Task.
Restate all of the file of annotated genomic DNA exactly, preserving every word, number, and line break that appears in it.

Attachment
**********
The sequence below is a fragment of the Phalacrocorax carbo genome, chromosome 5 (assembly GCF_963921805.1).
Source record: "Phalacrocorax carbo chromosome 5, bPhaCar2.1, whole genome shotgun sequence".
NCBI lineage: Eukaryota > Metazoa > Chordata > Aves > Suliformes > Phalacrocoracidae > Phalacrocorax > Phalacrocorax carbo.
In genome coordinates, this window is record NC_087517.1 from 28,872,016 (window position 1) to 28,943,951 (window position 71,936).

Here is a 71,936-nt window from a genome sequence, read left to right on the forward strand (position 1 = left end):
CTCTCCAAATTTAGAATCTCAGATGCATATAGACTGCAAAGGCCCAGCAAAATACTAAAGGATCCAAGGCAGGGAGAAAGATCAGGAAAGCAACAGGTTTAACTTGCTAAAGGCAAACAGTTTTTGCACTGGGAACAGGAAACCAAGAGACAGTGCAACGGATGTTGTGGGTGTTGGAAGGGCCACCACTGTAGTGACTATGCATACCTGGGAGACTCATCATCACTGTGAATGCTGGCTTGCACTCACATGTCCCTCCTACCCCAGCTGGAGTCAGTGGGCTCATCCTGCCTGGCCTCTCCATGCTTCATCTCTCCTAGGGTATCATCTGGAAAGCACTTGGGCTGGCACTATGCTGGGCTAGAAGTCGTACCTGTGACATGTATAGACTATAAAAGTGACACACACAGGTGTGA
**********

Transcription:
The sequence below is a fragment of the Phalacrocorax carbo genome, chromosome 5 (assembly GCF_963921805.1).
Source record: "Phalacrocorax carbo chromosome 5, bPhaCar2.1, whole genome shotgun sequence".
NCBI lineage: Eukaryota > Metazoa > Chordata > Aves > Suliformes > Phalacrocoracidae > Phalacrocorax > Phalacrocorax carbo.
In genome coordinates, this window is record NC_087517.1 from 28,872,016 (window position 1) to 28,943,951 (window position 71,936).

Here is a 71,936-nt window from a genome sequence, read left to right on the forward strand (position 1 = left end):
CTCTCCAAATTTAGAATCTCAGATGCATATAGACTGCAAAGGCCCAGCAAAATACTAAAGGATCCAAGGCAGGGAGAAAGATCAGGAAAGCAACAGGTTTAACTTGCTAAAGGCAAACAGTTTTTGCACTGGGAACAGGAAACCAAGAGACAGTGCAACGGATGTTGTGGGTGTTGGAAGGGCCACCACTGTAGTGACTATGCATACCTGGGAGACTCATCATCACTGTGAATGCTGGCTTGCACTCACATGTCCCTCCTACCCCAGCTGGAGTCAGTGGGCTCATCCTGCCTGGCCTCTCCATGCTTCATCTCTCCTAGGGTATCATCTGGAAAGCACTTGGGCTGGCACTATGCTGGGCTAGAAGTCGTACCTGTGACATGTATAGACTATAAAAGTGACACACACAGGTGTGA